Car Connectivity Buying Guide

Our detailed car buying guide can help you choose from among all the infotainment systems out there.

Our editors review and recommend products to help you buy the stuff you need. If you make a purchase by clicking one of our links, we may earn a small share of the revenue. Our picks and opinions are independent from any business incentives.

Manufacturers a Through C

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The navigation system layout used by Acura—Honda's luxury marque—is very similar to Honda's i-MID display, which we reviewed on the 2013 Accord. The latest iteration of Acura's navigation and infotainment system, called AcuraLink, will debut on the 2014 Acura RLX sedan and will include the option of a live concierge in addition to smartphone connectivity.

Active safety features on the new RLX flagship include a lane-departure warning system that will steer the car back into its travel lane if the driver fails to react to audible warnings.


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Like many infotainment systems from German manufacturers, Audi's Multi Media Interface (MMI) uses a center console–mounted clickwheel to control a centrally installed color screen. One of its most interesting features is the ability to pull Google Earth images from a smartphone's data connection, and display them in real time. That way, the MMI screen can overlay turn-by-turn navigation on an actual satellite image.

If owners don't want to use their phone's data plan, Audi also allows them to sign up for AudiConnect, a data plan from T-Mobile that can turn any Audi car into a WiFi hotspot starting at $15 per month. Currently, most models run on 3G, but new cars will feature 4G connections.


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When BMW debuted iDrive in 2001, it was the first time a single controller and screen supplanted a dashboard full of buttons and knobs. After some growing pains, it's emerged as one of the best in-car user interfaces currently on the market. We tested iDrive with ConnectedDrive and BMW Apps in a 2013 BMW X1 and came away impressed. You can also get BMW Assist, a subscription based telematics and concierge service, if you're so inclined.


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Buick's IntelliLink system got a refresh for the 2014 model year. The old system is nearly identical to Chevrolet's existing infotainment systems, just with a Buick-specific look and feel. The new optional system is once again quite similar to Chevy's MyLink as debuted in the 2014 Impala, complete with smartphone connectivity. You may also see some third-party apps available in 2014.


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Cadillac vehicles feature the Cadillac User Experience, or CUE system. It replaces most physical buttons with capacitive touchscreens, including "swipe" controls for volume and climate control.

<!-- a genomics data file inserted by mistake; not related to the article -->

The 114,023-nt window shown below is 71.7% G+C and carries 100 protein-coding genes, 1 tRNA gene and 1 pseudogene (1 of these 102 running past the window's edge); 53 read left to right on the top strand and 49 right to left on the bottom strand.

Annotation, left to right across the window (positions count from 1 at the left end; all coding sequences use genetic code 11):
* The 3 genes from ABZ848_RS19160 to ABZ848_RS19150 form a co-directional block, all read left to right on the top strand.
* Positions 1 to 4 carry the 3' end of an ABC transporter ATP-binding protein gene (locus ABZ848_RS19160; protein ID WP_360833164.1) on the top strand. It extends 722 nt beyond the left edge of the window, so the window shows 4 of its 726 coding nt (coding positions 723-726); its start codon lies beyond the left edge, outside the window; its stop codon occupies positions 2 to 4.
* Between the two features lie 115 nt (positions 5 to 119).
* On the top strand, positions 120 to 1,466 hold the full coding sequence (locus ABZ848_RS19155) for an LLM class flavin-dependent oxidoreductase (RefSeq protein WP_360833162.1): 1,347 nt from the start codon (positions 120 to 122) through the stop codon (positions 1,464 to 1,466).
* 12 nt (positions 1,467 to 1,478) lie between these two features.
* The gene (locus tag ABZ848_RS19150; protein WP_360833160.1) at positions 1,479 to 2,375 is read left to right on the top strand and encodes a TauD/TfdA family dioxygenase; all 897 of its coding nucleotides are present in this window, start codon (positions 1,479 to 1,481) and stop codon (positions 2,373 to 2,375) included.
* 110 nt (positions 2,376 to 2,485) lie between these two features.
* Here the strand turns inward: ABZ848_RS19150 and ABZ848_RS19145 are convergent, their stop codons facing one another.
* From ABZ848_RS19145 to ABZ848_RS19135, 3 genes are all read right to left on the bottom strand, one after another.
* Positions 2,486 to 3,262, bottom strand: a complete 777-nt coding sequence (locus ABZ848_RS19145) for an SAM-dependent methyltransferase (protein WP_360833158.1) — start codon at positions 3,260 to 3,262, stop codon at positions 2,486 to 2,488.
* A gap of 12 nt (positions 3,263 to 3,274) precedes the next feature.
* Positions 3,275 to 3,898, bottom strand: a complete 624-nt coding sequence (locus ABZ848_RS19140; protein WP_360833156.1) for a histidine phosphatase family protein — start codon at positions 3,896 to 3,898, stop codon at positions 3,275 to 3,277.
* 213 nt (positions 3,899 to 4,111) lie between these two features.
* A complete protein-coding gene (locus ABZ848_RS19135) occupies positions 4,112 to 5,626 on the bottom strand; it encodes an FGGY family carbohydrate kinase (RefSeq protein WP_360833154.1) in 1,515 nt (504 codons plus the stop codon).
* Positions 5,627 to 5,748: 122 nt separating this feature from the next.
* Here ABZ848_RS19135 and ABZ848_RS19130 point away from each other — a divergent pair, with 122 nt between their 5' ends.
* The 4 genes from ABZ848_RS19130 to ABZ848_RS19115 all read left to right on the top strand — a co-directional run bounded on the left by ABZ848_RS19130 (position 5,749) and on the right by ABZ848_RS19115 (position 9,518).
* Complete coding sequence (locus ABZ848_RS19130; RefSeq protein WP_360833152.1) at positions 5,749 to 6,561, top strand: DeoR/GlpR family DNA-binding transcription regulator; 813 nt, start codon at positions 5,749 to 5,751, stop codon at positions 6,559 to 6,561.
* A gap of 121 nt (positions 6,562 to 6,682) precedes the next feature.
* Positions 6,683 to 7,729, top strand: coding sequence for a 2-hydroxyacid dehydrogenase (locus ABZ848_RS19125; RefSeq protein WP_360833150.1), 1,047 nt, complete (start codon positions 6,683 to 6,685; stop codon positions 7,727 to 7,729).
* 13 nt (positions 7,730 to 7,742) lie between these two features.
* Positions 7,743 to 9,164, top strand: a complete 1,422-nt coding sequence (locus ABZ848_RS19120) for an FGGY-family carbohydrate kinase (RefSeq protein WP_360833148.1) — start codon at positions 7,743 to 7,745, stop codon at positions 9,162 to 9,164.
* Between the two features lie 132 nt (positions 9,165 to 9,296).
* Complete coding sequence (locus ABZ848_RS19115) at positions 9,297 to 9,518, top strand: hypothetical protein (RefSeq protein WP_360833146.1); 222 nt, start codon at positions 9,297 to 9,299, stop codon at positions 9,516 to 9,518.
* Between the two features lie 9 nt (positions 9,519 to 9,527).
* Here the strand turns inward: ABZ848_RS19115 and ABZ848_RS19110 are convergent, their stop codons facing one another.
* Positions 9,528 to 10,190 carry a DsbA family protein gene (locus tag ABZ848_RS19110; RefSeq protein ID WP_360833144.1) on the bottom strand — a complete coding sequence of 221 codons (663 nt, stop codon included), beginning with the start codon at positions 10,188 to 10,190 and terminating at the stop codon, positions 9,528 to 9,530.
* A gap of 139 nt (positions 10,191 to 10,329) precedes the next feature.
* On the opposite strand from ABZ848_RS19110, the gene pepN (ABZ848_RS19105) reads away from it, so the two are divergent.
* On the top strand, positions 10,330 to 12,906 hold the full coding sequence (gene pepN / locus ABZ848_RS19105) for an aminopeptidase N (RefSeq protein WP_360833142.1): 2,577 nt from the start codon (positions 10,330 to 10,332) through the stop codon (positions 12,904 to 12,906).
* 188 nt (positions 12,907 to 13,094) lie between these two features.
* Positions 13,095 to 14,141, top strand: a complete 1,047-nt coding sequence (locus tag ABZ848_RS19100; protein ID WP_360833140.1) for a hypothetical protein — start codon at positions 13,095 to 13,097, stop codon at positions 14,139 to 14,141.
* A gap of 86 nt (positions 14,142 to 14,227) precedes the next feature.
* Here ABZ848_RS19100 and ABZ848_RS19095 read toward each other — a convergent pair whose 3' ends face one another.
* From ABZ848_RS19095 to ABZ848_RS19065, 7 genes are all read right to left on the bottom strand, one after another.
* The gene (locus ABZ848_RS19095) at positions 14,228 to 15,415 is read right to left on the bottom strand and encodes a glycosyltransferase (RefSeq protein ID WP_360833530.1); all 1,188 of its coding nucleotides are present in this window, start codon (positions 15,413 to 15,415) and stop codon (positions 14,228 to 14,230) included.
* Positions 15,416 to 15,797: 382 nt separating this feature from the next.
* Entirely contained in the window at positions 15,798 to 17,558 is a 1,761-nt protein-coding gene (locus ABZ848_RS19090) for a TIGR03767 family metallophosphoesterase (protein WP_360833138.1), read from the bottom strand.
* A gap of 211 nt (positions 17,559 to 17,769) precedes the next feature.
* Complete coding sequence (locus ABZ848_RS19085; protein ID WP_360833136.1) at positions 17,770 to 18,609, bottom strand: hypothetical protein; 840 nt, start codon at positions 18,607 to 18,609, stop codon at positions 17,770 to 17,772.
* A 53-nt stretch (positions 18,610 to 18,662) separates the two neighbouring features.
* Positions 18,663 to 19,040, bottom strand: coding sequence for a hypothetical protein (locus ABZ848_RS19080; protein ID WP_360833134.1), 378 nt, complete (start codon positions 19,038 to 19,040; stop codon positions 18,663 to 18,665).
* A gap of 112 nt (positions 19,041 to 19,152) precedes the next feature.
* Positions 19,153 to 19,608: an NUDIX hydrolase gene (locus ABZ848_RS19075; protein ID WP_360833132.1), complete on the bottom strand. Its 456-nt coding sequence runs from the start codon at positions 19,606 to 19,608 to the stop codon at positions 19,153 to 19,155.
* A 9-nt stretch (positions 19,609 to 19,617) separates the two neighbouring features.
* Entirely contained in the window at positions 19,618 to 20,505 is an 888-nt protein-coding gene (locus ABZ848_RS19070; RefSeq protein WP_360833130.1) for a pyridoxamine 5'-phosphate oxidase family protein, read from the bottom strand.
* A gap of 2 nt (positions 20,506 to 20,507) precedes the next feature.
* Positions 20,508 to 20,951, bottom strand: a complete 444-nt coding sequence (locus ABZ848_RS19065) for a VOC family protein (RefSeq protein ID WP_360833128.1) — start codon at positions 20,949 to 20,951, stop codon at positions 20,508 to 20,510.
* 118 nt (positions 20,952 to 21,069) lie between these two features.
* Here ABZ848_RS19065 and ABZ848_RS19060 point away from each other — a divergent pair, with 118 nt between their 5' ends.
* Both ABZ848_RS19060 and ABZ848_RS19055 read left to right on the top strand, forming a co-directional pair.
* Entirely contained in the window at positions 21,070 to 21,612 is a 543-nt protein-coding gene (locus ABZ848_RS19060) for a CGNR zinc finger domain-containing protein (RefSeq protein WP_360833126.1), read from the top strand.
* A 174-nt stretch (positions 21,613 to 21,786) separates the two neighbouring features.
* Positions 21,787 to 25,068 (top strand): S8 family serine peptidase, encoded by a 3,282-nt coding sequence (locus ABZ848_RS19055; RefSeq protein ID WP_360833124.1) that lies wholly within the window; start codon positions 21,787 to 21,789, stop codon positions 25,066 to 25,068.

While we personally prefer systems that leave knobs and buttons for the most basic functions, we appreciate that CUE has a user-adjustable LCD screen in the gauge cluster. If you want a basic speedometer, fuel gauge, and odometer, you can select just that. Alternatively, you can monitor all vehicle systems. It's up to you to decide how complex your dash should look.


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There are three separate, optional infotainment systems currently on the market in Chevrolet vehicles.

The Malibu, Volt, and others get an optional setup with lots of physical buttons and a touchscreen. It's a bit crowded, and doesn't allow for internet connectivity.

The tiny Spark and Sonic models get one of the most innovative systems we've seen in recent years as an option. Where most navigation systems rely on a hard drive or DVD for map information and a separate GPS unit for guidance, the Spark and Sonic can be fitted with an in-dash touchscreen that mirrors a navigation app on the driver's smartphone. They also get one of the first implementations of Siri Eyes Free—a button on the steering wheel that will connect to Siri-equipped iPhones.

The new Chevy Impala gets an updated version of MyLink as an option, which we predict will roll out across the company's entire lineup as it's refreshed.

Of course, since Chevrolet is part of the greater GM stable, all cars feature an OnStar button that connects the driver to a real, live human being for turn-by-turn directions and emergency services. Whether that button is activated depends on whether you want to pay a monthly or yearly fee, however.

GM recently opened up MyLink to third-party developers, so in 2014 you can expect to see some third-party apps.


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Chrysler vehicles feature Uconnect as an option. It's a very straightforward system with navigation provided by Garmin. Icons are large, basic functions are controlled by physical knobs and buttons, and only a few items are hidden away in sub-menus. We previewed it on the 2013 Dodge Journey.

For 2014, Chrysler is adding some smartphone connectivity to Uconnect. We're looking forward to testing it.

Our editors review and recommend products to help you buy the stuff you need. If you make a purchase by clicking one of our links, we may earn a small share of the revenue. Our picks and opinions are independent from any business incentives.

Sections

  1. Introduction
  2. A through C
  3. D through J
  4. K through R
  5. S through V
Our editors review and recommend products to help you buy the stuff you need. If you make a purchase by clicking one of our links, we may earn a small share of the revenue. Our picks and opinions are independent from any business incentives.
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